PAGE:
Nutrition Therapy and Depression
You may be, “What does nutrition have to do with depression and psychotherapy?”
Many of us bristle when we think of nutrition, because we think it means dieting or something equally unpleasant. In therapy, many emotional conditions – including depression – can be dramatically helped with some minor nutritional adjustments.
As a psychotherapist and Certified Clinical Nutritionist, I offer this service as an option to my clients. A large portion of my 630 page book, Healing & Wholeness: Complementary and Alternative Therapies for Mental Health is devoted to discussing the use of nutritional support and mental health, with four entire chapters devoted to depression.
Nutrition and Depression Therapy
I’m by no means the first psychotherapist to use nutritional support as a natural depression remedy. Julia Ross, located in Mill Valley, California, is probably the most famous. Ross, a Licensed Marriage Family Therapist, authored The Diet Cure and The Mood Cure, two landmark books on nutrition and mental health.
Nutrition is more than just eating right and taking supplements. Each of us has different needs that must be addressed on an individual basis. I teach my clients simple things they can do every day to take control of their health with diet, appropriate nutritional supplementation, and specific dietary techniques. My background and education helps me to recognize important trends in the latest research on nutrition and mental health. I read the medical journals everyday watching for new research.
How Nutrition Helps Us Feel Better
I’ve learned through my education and experience with clients what works – and what doesn’t. For example, you may be surprised to learn that:
- Eating soy products can be detrimental psychologically for children and some adults.a
- Restricting sugar and caffeine in people with depression has been reported to elevate mood.
- The most effective way to prevent postpartum depression is with prenatal nutrition.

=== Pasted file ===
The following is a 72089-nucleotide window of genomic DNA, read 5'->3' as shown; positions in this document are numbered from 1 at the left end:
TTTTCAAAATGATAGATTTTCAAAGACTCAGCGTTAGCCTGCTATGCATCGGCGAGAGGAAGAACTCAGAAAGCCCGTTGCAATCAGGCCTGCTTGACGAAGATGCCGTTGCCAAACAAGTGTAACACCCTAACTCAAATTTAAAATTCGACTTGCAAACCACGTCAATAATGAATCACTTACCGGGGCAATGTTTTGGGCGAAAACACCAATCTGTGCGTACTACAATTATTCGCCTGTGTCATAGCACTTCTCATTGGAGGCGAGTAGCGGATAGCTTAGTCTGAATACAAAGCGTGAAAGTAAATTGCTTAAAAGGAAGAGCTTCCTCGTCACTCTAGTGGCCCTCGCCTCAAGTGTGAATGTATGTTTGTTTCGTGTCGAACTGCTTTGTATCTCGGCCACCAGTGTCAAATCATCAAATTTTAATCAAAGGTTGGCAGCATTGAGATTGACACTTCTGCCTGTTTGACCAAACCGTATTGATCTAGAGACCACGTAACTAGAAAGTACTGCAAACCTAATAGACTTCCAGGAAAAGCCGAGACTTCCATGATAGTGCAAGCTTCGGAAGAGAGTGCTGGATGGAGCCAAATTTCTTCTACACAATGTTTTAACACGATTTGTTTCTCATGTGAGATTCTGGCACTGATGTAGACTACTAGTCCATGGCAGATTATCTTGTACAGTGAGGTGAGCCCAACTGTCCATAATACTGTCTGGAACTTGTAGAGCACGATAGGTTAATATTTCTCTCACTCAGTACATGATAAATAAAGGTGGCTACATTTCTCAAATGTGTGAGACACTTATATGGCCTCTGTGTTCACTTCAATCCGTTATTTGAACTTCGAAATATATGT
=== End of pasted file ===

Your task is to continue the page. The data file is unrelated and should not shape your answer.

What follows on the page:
- There are safe, natural supplements and diets that help with weight loss without going hungry and aggravating depression.
This is just a small sample of what I’ve learned about how nutrition and lifestyle can help us lead healthier emotional lives. Our emotional and physical health are closely linked to each another and to our diet.
The proper nutrition is one the most important things you can do for your mental health. For some people, it works better than medication and/or reduces medication side effects.
Nutrition and Optimum Health
Many of these health problems can be helped by adopting a new approach to nutrition. Optimum health starts with knowledge – the knowledge to make informed decisions that impact your health every day. I always recommend talking with your medical doctor and/or psychiatrist before taking any supplements or making any adjustments to your diet.
This is because even small changes can have adverse effects for some people. For example, research has found that calcium supplements can trigger mania in some bipolar patients. Even if you have never been diagnosed with a disease or a disorder, I recommend consulting with your doctor before making any changes in your health regimen.
My Nutrition Training
I was fortunate to receive my training and certification as a Clinical Nutritionist from Natural Healing Institute in San Diego, California. My training and educational experience taught me how critical sound nutrition is to good mental health. I often refer clients who are interested in nutritional therapy to nutritionists who specialize in specific areas of nutrition. By doing this, my clients always receive the best possible care.